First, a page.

If ever Aleksandra Mir gets tired of being a fabulous artist, she’ll make an equally great career as an interviewer. I got this book in the hope i’d discover more of her work (which i did) but i ended up being hooked by her conversations with scientists involved in space research.
Some of the people she talks to bring radically new (at least to me) perspectives on space research, some of them even have titles and jobs i had no idea even existed. I particularly enjoyed the discussions with Clara Sousa-Silva, a Quantum Astrochemist hired by the MIT to find alien life; Jill Stuart whose research focuses on the politics and governance of outer space; Stuart Eves who works on Space Traffic Control (a mission which seems to involve outdated space stations in need of ‘de-orbiting’ and space junk threatening to smash into satellites); Alice Gorman, a pioneer in Space archaeology and a believer in the importance of preserving lunar heritage; Thais Russomano, a medical doctor who specializes in space physiology and tele-health; Jayanne English, observational astronomer and expert in how to visually communicate space research findings… I guess i could go on till i’ve listed each of the 16 interviews.
Mir knows a lot about space: in 1999, she was the ‘first woman on the moon‘ and has been exploring the challenges of space exploration ever since. She doesn’t just bring knowledge to these discussions but also wit and a much-needed critical, feminist and artistic point of view on space research. While she talks with the scientists about topics as diverse as baryonic matter, reproducing in zero gravity or the privatization of the spacerace, Mir is also investigating the many ways art and the humanities can play a role in space research.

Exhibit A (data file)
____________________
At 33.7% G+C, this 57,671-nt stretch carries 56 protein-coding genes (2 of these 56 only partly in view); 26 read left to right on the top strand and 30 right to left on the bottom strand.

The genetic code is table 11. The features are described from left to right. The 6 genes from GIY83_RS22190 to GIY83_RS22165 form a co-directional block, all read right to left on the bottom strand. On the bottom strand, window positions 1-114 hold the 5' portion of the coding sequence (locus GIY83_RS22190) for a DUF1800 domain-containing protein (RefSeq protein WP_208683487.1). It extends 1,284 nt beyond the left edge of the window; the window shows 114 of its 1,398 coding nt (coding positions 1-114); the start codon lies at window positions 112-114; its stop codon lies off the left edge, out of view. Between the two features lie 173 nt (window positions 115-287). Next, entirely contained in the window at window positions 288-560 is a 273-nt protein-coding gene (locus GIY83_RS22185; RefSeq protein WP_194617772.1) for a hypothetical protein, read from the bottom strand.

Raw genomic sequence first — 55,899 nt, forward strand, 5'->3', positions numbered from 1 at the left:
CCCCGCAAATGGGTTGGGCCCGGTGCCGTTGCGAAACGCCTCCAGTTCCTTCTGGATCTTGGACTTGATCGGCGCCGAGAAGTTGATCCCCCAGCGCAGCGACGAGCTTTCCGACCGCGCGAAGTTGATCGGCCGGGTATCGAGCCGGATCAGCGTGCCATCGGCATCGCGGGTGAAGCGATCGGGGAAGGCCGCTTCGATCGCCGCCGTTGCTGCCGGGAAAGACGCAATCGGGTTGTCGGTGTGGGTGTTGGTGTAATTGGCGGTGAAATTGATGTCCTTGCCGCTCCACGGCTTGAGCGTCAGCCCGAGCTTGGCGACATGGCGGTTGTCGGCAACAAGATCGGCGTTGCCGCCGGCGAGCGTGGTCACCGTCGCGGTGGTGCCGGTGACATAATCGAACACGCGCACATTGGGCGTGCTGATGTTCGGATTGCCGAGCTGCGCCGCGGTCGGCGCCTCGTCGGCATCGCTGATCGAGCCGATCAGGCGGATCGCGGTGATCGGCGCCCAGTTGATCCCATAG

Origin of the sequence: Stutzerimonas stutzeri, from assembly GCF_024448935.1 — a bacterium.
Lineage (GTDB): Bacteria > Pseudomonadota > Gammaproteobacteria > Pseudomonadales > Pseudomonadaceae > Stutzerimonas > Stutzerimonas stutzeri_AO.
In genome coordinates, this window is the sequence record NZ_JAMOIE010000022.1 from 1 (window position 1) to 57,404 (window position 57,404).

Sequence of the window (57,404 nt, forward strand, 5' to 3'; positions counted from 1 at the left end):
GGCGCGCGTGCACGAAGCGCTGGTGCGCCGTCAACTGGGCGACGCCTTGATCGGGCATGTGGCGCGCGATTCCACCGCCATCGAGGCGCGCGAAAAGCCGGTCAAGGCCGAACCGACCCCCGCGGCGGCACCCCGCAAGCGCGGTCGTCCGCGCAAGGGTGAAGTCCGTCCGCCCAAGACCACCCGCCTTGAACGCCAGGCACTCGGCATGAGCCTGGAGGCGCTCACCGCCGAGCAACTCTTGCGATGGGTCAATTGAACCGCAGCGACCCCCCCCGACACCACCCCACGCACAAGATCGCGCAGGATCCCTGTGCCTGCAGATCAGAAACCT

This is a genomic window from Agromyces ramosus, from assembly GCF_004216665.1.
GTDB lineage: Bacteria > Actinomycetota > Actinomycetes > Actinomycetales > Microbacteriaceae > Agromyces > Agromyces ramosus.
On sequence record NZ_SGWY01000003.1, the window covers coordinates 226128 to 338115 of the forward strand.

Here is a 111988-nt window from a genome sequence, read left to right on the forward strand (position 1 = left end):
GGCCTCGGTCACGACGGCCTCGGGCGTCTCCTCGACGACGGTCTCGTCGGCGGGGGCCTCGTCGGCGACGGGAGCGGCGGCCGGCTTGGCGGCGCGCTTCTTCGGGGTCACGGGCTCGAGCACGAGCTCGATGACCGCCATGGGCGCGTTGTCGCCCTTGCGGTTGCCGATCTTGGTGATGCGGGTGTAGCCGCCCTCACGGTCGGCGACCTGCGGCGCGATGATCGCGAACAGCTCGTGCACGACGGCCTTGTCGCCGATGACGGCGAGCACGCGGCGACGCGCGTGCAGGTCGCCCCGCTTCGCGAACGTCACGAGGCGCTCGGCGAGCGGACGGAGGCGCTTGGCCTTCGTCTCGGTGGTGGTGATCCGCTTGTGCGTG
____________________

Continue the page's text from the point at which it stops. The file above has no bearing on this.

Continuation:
As the conversations with the researchers demonstrate, scientists and artists have far more in common than we might suspect: they feel the loneliness of lab/workshop life, the need to come up with original ideas while questioning the concept of the authorship, and their work sometimes touches on similar issues, in particular how technology can lock us into specific ways of seeing or how humans feels the need to locate themselves within the universe.
I’m not someone who likes to think about the future (way too scary these days!) and nothing is less appealing to me than an intergalactic trip but this book has taught me the influence that space research has on our everyday life. As Matthew Stuttard, Head of Advanced Space Projects at Airbus, told Mir:
"People use space all the time, but they don't realise it, because it is an invisible technology, up there, out of the way, woven into our lives".